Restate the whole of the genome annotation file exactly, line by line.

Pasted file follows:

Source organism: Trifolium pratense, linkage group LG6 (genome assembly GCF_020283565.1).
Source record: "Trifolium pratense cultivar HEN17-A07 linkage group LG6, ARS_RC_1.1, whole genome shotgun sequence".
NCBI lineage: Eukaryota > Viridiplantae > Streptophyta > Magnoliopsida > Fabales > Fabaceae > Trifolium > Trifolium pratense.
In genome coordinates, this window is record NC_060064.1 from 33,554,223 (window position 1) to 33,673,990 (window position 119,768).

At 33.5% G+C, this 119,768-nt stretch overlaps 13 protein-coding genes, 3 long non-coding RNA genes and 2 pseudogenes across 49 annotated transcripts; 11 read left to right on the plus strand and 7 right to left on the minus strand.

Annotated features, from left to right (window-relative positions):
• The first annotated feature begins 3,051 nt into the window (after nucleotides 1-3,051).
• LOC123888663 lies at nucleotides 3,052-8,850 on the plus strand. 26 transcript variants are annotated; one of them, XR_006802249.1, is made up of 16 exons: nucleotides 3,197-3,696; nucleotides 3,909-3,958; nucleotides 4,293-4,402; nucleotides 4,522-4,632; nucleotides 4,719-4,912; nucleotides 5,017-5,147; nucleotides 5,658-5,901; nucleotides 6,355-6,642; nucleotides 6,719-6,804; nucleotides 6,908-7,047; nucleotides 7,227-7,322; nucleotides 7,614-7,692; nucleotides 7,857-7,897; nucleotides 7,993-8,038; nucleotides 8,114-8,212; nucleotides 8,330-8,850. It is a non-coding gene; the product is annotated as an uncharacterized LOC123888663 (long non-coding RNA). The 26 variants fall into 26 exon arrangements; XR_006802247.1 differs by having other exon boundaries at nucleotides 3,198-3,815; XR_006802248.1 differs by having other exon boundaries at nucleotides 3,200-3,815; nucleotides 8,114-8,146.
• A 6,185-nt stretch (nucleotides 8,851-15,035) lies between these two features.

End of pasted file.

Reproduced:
Source organism: Trifolium pratense, linkage group LG6 (genome assembly GCF_020283565.1).
Source record: "Trifolium pratense cultivar HEN17-A07 linkage group LG6, ARS_RC_1.1, whole genome shotgun sequence".
NCBI lineage: Eukaryota > Viridiplantae > Streptophyta > Magnoliopsida > Fabales > Fabaceae > Trifolium > Trifolium pratense.
In genome coordinates, this window is record NC_060064.1 from 33,554,223 (window position 1) to 33,673,990 (window position 119,768).

At 33.5% G+C, this 119,768-nt stretch overlaps 13 protein-coding genes, 3 long non-coding RNA genes and 2 pseudogenes across 49 annotated transcripts; 11 read left to right on the plus strand and 7 right to left on the minus strand.

Annotated features, from left to right (window-relative positions):
• The first annotated feature begins 3,051 nt into the window (after nucleotides 1-3,051).
• LOC123888663 lies at nucleotides 3,052-8,850 on the plus strand. 26 transcript variants are annotated; one of them, XR_006802249.1, is made up of 16 exons: nucleotides 3,197-3,696; nucleotides 3,909-3,958; nucleotides 4,293-4,402; nucleotides 4,522-4,632; nucleotides 4,719-4,912; nucleotides 5,017-5,147; nucleotides 5,658-5,901; nucleotides 6,355-6,642; nucleotides 6,719-6,804; nucleotides 6,908-7,047; nucleotides 7,227-7,322; nucleotides 7,614-7,692; nucleotides 7,857-7,897; nucleotides 7,993-8,038; nucleotides 8,114-8,212; nucleotides 8,330-8,850. It is a non-coding gene; the product is annotated as an uncharacterized LOC123888663 (long non-coding RNA). The 26 variants fall into 26 exon arrangements; XR_006802247.1 differs by having other exon boundaries at nucleotides 3,198-3,815; XR_006802248.1 differs by having other exon boundaries at nucleotides 3,200-3,815; nucleotides 8,114-8,146.
• A 6,185-nt stretch (nucleotides 8,851-15,035) lies between these two features.